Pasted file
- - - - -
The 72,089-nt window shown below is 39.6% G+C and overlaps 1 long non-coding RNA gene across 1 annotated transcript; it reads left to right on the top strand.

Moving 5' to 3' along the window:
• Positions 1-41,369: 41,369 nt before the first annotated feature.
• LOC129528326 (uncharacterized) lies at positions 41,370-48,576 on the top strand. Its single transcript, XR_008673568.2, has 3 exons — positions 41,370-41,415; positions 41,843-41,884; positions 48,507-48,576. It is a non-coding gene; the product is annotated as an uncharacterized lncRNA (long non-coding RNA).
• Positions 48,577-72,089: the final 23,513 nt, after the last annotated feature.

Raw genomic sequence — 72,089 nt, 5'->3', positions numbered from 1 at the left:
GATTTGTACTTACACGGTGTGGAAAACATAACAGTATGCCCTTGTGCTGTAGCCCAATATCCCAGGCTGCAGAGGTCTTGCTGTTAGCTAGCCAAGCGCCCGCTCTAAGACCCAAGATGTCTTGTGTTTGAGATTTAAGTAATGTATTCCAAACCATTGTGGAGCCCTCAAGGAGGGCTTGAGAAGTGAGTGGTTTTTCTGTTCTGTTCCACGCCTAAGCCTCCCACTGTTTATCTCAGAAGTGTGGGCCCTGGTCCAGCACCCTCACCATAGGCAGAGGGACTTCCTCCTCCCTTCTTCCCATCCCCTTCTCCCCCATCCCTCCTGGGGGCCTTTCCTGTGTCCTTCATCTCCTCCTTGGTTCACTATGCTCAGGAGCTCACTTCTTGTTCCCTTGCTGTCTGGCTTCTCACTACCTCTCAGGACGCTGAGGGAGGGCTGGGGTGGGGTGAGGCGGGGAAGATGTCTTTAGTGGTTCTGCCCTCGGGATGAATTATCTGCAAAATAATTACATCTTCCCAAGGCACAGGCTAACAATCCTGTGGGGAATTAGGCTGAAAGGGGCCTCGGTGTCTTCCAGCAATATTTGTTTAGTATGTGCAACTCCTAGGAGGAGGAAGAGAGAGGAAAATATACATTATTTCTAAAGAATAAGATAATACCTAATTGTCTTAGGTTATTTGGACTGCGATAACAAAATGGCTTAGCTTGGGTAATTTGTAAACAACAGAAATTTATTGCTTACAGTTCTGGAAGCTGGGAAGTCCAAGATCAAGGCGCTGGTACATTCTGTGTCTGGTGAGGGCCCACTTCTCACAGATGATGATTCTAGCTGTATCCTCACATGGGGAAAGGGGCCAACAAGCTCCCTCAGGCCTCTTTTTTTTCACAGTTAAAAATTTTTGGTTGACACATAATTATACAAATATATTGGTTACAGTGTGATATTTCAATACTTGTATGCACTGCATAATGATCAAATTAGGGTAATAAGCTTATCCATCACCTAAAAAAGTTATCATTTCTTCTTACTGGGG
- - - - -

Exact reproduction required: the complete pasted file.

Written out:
The 72,089-nt window shown below is 39.6% G+C and overlaps 1 long non-coding RNA gene across 1 annotated transcript; it reads left to right on the top strand.

Moving 5' to 3' along the window:
• Positions 1-41,369: 41,369 nt before the first annotated feature.
• LOC129528326 (uncharacterized) lies at positions 41,370-48,576 on the top strand. Its single transcript, XR_008673568.2, has 3 exons — positions 41,370-41,415; positions 41,843-41,884; positions 48,507-48,576. It is a non-coding gene; the product is annotated as an uncharacterized lncRNA (long non-coding RNA).
• Positions 48,577-72,089: the final 23,513 nt, after the last annotated feature.

Raw genomic sequence — 72,089 nt, 5'->3', positions numbered from 1 at the left:
GATTTGTACTTACACGGTGTGGAAAACATAACAGTATGCCCTTGTGCTGTAGCCCAATATCCCAGGCTGCAGAGGTCTTGCTGTTAGCTAGCCAAGCGCCCGCTCTAAGACCCAAGATGTCTTGTGTTTGAGATTTAAGTAATGTATTCCAAACCATTGTGGAGCCCTCAAGGAGGGCTTGAGAAGTGAGTGGTTTTTCTGTTCTGTTCCACGCCTAAGCCTCCCACTGTTTATCTCAGAAGTGTGGGCCCTGGTCCAGCACCCTCACCATAGGCAGAGGGACTTCCTCCTCCCTTCTTCCCATCCCCTTCTCCCCCATCCCTCCTGGGGGCCTTTCCTGTGTCCTTCATCTCCTCCTTGGTTCACTATGCTCAGGAGCTCACTTCTTGTTCCCTTGCTGTCTGGCTTCTCACTACCTCTCAGGACGCTGAGGGAGGGCTGGGGTGGGGTGAGGCGGGGAAGATGTCTTTAGTGGTTCTGCCCTCGGGATGAATTATCTGCAAAATAATTACATCTTCCCAAGGCACAGGCTAACAATCCTGTGGGGAATTAGGCTGAAAGGGGCCTCGGTGTCTTCCAGCAATATTTGTTTAGTATGTGCAACTCCTAGGAGGAGGAAGAGAGAGGAAAATATACATTATTTCTAAAGAATAAGATAATACCTAATTGTCTTAGGTTATTTGGACTGCGATAACAAAATGGCTTAGCTTGGGTAATTTGTAAACAACAGAAATTTATTGCTTACAGTTCTGGAAGCTGGGAAGTCCAAGATCAAGGCGCTGGTACATTCTGTGTCTGGTGAGGGCCCACTTCTCACAGATGATGATTCTAGCTGTATCCTCACATGGGGAAAGGGGCCAACAAGCTCCCTCAGGCCTCTTTTTTTTCACAGTTAAAAATTTTTGGTTGACACATAATTATACAAATATATTGGTTACAGTGTGATATTTCAATACTTGTATGCACTGCATAATGATCAAATTAGGGTAATAAGCTTATCCATCACCTAAAAAAGTTATCATTTCTTCTTACTGGGG